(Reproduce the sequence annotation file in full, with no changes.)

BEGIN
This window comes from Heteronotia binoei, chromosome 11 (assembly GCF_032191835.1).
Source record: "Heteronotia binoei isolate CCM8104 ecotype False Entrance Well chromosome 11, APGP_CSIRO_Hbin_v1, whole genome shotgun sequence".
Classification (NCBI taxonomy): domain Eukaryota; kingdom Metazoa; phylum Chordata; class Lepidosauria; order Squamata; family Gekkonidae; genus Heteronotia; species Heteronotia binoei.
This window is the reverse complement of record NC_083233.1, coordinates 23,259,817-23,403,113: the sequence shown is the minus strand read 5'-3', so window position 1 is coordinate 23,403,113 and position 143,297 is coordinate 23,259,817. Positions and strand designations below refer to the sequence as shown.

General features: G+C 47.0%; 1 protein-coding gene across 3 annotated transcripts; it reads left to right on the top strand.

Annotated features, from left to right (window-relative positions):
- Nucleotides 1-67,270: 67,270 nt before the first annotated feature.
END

This window comes from Heteronotia binoei, chromosome 11 (assembly GCF_032191835.1).
Source record: "Heteronotia binoei isolate CCM8104 ecotype False Entrance Well chromosome 11, APGP_CSIRO_Hbin_v1, whole genome shotgun sequence".
Classification (NCBI taxonomy): domain Eukaryota; kingdom Metazoa; phylum Chordata; class Lepidosauria; order Squamata; family Gekkonidae; genus Heteronotia; species Heteronotia binoei.
This window is the reverse complement of record NC_083233.1, coordinates 23,259,817-23,403,113: the sequence shown is the minus strand read 5'-3', so window position 1 is coordinate 23,403,113 and position 143,297 is coordinate 23,259,817. Positions and strand designations below refer to the sequence as shown.

General features: G+C 47.0%; 1 protein-coding gene across 3 annotated transcripts; it reads left to right on the top strand.

Annotated features, from left to right (window-relative positions):
- Nucleotides 1-67,270: 67,270 nt before the first annotated feature.